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Finding a Room

Find A Room: Dictionary

Find A Room: Dictionary

Find a Room - Other Tips

Find a Room - Other Tips

Finding a room is the largest single expense (and headache) for a student in Perugia.  How to find your place in the sun (or at least out of the rain) in Perugia.

Have you ever made your own beer? get some barley, soak it in water (not too much), let it germinate (not too much), toast it (not too much), grind it up (not too much), mix it with hops (not too much – unless you like IPAs), and then let it ferment. After about fourteen days you’ll have beer. Or you could go to a pub here in Perugia and pay about €4 for a tall blond beer.

It’s sort of the same thing with finding a room. You could go through the hastle of the do-it-yourself but it may not be worth it. Student Living will find you an apartment in Perugia and take care of all the hastle. They’ve been in the business for fifteen years, and their business philosophy is that finding you a nice flat assures that you’ll recommend them to your friends in the future. they have a lot of apartments that are right in the center. You can even see online where your house would be and how far it is from the universities: check You can also go down to via Bulagaio 38 – put your back to Palazzo gallenga’s doors and look left. The little alley that goes down is via bulagaio. Patrizia, silvia, and emanuela are ready to help you find a clean room without loopy housemates. The ladies between them speak most of the major european languages. they can also organize stays in hotels for “more mature” students, and even airport pick-ups and drop-offs. It doesn’t cost anything to see the apartments, and the commission is minimal. Once you figure that you won’t have to stay in the hostel while you search for rooms, it’s really worth it. Find them 075.573.2992 or email

Another service is offered by the University agency for students ADISU. It is available through their website

If you look for your own apartment, you’re on your own. We’d not recommend this to ladies on their own but guys may feel up to the challenge. Good luck and godspeed. The first thing to do is look for notices. They can be found on phone boxes, lamp posts and innocent walls around town. You can also try the boards at the departments of the Italian university. Another possibility is cerco e trovo, a wittily named newspaper (I search and I find) which has apartment listings (in Italian; see our housing terms glossary on the next page).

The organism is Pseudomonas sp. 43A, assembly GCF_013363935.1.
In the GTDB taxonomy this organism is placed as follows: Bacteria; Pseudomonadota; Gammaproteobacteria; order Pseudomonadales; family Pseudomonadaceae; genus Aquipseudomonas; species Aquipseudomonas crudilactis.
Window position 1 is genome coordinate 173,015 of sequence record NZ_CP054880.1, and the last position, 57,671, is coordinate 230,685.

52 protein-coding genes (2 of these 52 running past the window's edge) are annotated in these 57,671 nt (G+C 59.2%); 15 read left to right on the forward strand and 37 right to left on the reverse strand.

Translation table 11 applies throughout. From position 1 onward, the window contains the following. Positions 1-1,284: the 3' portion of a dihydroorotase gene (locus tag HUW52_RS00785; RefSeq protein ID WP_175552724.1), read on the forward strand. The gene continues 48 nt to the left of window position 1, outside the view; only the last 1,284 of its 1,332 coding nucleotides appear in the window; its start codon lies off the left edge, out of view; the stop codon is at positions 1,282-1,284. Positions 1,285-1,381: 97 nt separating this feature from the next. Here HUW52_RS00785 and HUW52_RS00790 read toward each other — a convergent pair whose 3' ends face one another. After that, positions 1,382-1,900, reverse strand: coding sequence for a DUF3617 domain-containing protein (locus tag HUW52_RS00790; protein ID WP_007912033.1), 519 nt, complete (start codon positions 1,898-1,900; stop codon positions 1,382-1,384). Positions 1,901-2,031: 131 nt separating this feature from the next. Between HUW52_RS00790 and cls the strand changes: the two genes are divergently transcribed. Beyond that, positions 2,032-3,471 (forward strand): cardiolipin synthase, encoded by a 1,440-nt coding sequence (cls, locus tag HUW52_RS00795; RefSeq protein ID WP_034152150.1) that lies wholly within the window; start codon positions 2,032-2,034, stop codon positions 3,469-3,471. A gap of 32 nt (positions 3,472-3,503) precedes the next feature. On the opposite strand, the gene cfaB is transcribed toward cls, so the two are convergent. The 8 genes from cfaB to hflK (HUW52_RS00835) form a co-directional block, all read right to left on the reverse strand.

Once you’ve have these listings you can start your apartment reality show by eliminating the ones that don’t apply. The first round of eliminations will be for the zones that are the farthest out. as Perugia doesn’t really have defined suburbs (there’s more to the story, but it’s a long one), people often refer to the location of an apartment or room in terms of which zona (zone) it is in. Some zones are just street names while others refer to a broader area. remember that after 10 or 11 at night, there are no buses so you will have to walk home (possibly through some unsavory areas). We’ve created a super-helpful housing map (see [coming soon] to download it) to show you the main zones or streets referred to in ads.

Next, gentlemen, cross off all the ones that say studentessa or ragazza. Sometimes ads will even be so xenophobic as to say italiano/a or umbro/a. Now you can start to go through the listings and look for what you want. Use the glossary below and remember that most of the time the utility bills are not included (spese non incluse) in the price quoted. For a first room within fifteen minutes of the fountain by foot an average price would be €180-230 for a bed in a double room, €250-300 for a single room, and €400¬500 for a monolocale. Add to that between €40 and €60 of bills a month. Plus there’s the caparra, or security deposit, usually one month’s rent. Absolutely get a receipt for this and try to work out how and when it will be returned. Remember also to avoid anything that says settimana breve – this means that the owner only wants those who will be there Monday-friday. Many Italians go home to mamma every weekend.

Some other website where to look at:

Finding a room on Facebook

Lately there some Facebook groups popping out where people try to find roommates or rent their apartments. DOES NOT VOUCH for these Facebook groups but we want to share with you to give you a complete overview.


REMEMBER – Be always careful when using social media or websites to rent rooms. Do not provide all your personal info and make sure not to perform electronic money transfer to people you haven’t met yet. Again we are trying to give you a complete overview of what is out there to facilitate your quest for a room in Perugia. We don’t take any responsibility for anything that happens between you and a renter or agency. Use the above links at your own risk.

thomas davisthomas davis